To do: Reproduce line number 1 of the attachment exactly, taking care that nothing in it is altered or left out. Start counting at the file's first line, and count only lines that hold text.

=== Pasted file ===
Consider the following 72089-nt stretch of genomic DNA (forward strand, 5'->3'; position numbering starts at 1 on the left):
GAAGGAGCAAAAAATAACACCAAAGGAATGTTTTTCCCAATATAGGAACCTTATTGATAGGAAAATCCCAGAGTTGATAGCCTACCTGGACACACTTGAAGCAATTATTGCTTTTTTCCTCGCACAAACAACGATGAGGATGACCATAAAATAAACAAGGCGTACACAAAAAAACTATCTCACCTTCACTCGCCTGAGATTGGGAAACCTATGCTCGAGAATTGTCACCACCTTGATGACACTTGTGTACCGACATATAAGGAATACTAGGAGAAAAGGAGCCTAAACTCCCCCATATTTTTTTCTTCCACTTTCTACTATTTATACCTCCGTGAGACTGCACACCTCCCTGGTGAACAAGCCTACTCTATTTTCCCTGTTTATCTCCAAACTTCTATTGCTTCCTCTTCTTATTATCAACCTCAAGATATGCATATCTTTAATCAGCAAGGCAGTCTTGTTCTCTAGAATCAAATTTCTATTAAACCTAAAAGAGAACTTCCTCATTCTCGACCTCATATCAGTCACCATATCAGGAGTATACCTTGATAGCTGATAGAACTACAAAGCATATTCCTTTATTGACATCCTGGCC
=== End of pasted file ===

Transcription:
Consider the following 72089-nt stretch of genomic DNA (forward strand, 5'->3'; position numbering starts at 1 on the left):